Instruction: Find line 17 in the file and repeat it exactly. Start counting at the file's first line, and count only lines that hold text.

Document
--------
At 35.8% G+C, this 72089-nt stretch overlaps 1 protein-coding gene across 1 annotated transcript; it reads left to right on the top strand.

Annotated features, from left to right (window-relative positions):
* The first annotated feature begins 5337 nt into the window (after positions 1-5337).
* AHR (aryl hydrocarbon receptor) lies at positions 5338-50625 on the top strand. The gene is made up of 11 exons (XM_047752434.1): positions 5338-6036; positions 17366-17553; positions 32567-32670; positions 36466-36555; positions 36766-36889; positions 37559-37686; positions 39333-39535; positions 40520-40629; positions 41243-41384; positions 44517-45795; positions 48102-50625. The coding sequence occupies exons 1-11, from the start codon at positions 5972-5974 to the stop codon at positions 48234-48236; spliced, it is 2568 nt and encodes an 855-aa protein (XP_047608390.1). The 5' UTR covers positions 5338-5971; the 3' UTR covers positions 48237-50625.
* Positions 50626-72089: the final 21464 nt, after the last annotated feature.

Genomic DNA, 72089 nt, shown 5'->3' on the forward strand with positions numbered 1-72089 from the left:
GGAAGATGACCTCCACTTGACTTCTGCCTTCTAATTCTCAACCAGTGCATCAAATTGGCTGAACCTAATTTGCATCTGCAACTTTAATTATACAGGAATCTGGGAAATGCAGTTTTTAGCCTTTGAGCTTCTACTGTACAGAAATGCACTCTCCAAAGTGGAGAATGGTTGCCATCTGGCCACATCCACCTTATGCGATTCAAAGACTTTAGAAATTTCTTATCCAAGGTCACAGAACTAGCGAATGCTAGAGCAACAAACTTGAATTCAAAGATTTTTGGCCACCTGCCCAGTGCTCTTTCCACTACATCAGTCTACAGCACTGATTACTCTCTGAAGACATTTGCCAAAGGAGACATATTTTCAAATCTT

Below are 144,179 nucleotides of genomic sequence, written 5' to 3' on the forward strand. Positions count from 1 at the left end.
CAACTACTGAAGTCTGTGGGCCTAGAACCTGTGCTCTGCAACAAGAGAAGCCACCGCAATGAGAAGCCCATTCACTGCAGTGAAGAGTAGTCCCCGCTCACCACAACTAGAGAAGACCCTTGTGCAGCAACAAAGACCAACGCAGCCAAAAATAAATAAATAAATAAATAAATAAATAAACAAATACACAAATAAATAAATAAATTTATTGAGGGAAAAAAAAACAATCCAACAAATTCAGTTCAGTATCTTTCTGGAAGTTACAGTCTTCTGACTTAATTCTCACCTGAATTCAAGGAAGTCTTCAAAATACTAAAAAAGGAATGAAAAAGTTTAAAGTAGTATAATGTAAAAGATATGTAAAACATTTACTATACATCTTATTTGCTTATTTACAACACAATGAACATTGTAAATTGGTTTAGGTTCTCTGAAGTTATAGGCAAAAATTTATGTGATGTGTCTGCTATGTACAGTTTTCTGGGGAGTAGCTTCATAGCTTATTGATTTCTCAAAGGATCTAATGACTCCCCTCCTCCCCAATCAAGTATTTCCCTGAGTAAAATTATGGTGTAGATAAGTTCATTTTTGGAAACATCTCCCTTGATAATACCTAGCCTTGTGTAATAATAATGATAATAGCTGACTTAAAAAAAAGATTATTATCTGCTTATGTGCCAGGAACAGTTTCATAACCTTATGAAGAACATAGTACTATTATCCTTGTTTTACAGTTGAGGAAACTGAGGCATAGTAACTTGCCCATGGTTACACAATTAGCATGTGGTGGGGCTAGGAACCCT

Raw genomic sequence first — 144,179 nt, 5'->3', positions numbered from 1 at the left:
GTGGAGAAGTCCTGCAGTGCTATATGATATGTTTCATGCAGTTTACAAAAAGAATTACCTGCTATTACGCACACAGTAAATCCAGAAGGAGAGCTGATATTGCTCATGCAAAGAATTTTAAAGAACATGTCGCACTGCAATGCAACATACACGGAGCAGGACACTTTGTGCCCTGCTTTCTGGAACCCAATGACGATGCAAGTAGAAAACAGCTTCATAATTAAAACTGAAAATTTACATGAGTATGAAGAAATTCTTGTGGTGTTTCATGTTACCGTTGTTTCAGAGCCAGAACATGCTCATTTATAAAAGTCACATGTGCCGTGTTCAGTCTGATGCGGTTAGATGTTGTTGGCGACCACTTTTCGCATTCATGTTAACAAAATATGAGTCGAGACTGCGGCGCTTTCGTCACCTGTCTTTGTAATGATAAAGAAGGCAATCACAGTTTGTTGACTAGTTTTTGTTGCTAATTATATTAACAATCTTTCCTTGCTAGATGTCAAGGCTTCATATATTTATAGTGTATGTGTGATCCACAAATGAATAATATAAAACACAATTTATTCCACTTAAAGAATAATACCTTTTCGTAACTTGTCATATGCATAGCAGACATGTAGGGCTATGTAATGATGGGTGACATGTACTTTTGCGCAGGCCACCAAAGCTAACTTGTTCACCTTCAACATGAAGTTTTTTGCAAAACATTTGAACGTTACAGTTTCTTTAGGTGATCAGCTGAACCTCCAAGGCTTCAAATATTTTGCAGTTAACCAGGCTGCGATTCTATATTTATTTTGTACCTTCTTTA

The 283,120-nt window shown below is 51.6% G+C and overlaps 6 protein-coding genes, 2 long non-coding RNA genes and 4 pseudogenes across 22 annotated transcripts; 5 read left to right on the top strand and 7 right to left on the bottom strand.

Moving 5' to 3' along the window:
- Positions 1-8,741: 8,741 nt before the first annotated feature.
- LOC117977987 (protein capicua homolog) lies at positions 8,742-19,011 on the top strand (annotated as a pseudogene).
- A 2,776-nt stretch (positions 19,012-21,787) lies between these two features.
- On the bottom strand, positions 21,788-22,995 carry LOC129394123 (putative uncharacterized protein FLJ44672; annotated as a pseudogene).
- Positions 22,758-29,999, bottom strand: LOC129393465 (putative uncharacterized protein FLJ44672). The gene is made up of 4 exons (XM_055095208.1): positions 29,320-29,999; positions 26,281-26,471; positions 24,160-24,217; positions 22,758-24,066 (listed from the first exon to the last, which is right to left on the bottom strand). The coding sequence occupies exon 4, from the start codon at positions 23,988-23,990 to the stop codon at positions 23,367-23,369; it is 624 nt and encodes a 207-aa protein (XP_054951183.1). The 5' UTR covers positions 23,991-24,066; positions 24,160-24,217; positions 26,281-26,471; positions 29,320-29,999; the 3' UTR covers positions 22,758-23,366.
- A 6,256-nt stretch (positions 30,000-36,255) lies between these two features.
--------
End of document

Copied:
- On the bottom strand, positions 21,788-22,995 carry LOC129394123 (putative uncharacterized protein FLJ44672; annotated as a pseudogene).